This story by Steve Fine was originally published by PG&E on July 26. It is republished here with permission.
Norrell Patterson, a lineman from the De Anza division, groaned in disbelief as a semi-truck roared past him on highway 680 in San Jose and veered into his lane, cutting him off. Clearly, this just wasn’t his day. For starters, he and his teammate, lineman Shea Moore, were delayed on that May morning by technical difficulties with their vac truck. Now facing heavy traffic, the men were off to a late start for their job assignment in Milpitas. But even though their morning had been stressful, it was nothing compared to what was about to happen.
Without warning, the truck driver, who had been so anxious to speed ahead of Norrell just moments earlier, unexpectedly slammed on his breaks. As the big rig jerked up and down under the stress of the sudden halt, Norrell deftly steered clear of disaster and guided his truck to a stop by the side of the road.
Still stunned, Norrell looked up and saw the reason for the semi’s sudden stop: a distraught woman walking slowly and deliberately along the highway overpass railing. There was no mistaking her intention.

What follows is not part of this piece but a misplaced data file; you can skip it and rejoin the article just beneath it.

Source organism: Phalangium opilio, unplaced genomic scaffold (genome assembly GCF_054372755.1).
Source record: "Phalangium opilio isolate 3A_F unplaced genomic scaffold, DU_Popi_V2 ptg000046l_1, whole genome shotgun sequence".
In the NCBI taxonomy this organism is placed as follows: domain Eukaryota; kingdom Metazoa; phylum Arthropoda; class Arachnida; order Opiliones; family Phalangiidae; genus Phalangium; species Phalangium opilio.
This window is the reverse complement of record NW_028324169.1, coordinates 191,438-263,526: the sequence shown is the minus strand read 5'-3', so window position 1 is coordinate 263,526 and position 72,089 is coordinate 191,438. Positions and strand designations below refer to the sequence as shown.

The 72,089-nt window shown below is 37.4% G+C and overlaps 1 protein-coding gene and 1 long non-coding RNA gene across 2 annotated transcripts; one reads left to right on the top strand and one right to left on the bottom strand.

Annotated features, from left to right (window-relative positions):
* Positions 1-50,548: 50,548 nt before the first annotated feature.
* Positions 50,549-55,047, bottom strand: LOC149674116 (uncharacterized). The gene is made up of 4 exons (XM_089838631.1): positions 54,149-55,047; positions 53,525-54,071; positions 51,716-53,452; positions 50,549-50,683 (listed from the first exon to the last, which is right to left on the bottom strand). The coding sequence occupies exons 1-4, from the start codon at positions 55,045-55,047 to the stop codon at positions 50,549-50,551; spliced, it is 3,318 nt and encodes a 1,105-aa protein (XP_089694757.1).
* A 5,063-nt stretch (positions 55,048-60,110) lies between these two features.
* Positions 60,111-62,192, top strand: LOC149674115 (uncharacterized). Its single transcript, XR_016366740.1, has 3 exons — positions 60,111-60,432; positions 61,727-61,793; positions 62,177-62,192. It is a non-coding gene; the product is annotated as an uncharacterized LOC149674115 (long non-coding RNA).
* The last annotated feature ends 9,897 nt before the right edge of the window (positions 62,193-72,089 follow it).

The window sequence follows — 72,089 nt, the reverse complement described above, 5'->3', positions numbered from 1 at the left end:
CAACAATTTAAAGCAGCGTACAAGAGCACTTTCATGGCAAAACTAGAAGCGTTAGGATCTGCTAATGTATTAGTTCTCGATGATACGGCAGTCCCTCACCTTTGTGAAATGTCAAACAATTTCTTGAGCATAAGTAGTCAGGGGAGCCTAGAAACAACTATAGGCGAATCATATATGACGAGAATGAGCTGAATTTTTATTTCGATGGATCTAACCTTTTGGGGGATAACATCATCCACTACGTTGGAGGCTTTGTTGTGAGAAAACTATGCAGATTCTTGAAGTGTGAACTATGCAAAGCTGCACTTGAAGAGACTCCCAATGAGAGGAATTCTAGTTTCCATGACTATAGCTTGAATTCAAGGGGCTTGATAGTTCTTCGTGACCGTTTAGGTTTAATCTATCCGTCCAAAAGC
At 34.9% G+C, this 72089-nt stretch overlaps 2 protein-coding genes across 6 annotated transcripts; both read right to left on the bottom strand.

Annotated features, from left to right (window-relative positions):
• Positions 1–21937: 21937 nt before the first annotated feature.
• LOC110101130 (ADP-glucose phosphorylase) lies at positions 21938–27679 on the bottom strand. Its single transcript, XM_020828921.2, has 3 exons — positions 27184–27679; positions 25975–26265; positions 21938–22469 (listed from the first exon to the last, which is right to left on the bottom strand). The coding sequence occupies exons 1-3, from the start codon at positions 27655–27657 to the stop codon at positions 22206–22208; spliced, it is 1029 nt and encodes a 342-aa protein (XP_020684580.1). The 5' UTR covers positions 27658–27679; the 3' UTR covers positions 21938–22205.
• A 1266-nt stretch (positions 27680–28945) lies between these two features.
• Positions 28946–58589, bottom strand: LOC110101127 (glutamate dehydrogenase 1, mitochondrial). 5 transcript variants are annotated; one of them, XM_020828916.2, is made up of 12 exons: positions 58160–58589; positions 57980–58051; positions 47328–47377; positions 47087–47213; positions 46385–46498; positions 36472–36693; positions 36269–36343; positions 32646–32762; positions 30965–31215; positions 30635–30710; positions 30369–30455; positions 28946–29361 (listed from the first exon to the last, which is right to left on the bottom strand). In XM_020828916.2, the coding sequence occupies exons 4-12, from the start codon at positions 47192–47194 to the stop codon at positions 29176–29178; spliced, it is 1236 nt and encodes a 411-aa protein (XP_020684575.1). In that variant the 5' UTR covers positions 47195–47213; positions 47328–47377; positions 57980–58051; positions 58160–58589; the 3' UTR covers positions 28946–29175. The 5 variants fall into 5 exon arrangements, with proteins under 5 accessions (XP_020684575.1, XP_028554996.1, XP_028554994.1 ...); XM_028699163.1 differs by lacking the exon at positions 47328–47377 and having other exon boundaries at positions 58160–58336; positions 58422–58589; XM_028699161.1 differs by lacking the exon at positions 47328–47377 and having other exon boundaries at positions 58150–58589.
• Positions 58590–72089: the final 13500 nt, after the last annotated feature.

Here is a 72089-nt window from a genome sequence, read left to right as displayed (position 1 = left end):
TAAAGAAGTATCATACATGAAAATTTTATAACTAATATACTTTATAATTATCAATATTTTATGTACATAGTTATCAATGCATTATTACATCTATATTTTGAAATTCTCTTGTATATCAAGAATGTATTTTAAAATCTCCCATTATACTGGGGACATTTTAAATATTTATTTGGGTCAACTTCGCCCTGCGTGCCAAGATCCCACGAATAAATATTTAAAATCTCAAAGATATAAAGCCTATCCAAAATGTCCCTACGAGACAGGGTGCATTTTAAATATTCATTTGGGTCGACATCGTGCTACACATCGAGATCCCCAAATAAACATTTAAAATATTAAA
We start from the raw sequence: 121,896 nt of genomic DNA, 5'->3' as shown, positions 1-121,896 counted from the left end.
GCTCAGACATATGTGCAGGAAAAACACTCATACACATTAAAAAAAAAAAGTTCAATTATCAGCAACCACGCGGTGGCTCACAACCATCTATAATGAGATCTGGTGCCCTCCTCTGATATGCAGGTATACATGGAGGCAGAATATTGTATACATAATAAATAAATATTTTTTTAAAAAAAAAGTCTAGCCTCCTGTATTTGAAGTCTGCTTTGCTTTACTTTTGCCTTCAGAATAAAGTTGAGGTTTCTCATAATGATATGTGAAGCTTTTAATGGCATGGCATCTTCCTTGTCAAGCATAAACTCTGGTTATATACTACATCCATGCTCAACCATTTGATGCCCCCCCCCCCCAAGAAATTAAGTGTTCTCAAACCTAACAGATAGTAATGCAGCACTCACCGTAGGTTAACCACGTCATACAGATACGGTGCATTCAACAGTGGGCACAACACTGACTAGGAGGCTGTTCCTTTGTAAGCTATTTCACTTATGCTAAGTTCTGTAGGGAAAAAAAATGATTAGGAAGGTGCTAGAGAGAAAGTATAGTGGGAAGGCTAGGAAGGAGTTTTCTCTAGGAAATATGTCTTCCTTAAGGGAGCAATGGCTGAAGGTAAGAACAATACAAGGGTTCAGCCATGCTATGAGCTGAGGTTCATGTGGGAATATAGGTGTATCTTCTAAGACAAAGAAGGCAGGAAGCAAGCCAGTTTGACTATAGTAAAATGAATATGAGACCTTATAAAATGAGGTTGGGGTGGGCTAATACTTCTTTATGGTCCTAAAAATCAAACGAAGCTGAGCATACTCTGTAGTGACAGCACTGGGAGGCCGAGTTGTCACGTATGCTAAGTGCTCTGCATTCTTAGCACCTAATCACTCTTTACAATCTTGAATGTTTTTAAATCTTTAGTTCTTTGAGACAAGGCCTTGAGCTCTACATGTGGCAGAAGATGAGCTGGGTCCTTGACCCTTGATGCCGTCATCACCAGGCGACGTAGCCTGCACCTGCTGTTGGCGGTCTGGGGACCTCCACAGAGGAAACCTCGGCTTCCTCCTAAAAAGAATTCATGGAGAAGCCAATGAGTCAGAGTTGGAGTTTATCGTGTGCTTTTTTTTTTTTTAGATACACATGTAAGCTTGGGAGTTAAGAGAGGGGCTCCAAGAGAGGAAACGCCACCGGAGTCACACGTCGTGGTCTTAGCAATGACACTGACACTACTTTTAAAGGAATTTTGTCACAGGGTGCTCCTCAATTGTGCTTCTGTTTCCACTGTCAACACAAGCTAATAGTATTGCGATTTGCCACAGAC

Shea, who was following Norrell to their jobsite, safely guided his truck to a stop near his co-worker and joined him by the side of the road. According to the men, time seemed to stand still.
But Norrell and Shea didn’t.
As the woman leaned forward and plunged off the overpass above them, the two long-time co-workers sprang to action. Shea, a former military EMT, rushed over to the woman as she hit the ground. After determining that she was still conscious, he stayed by her side, keeping her calm and stationary.
At the same time, impatient drivers oblivious to the situation began snaking through the maze of stopped cars, not noticing Shea, the woman he was aiding, or the growing crowd of spectators gathering around them.
After confirming that 911 had been contacted, Norrell calmly stopped traffic while moving the spectators safely out of harm’s way.
Emergency personnel arrived at the scene within minutes to transport the woman to a nearby hospital. Thanks to Norrell and Shea’s heroic actions, there were no car accidents or further injuries, and the woman who jumped from the overpass is currently receiving treatment.
The event had a lasting effect on both linemen, who were grateful to be able to help. “Life is precious. I can’t imagine the hurt that led her to this path,” says Shea. “We would do it for anybody–anytime.”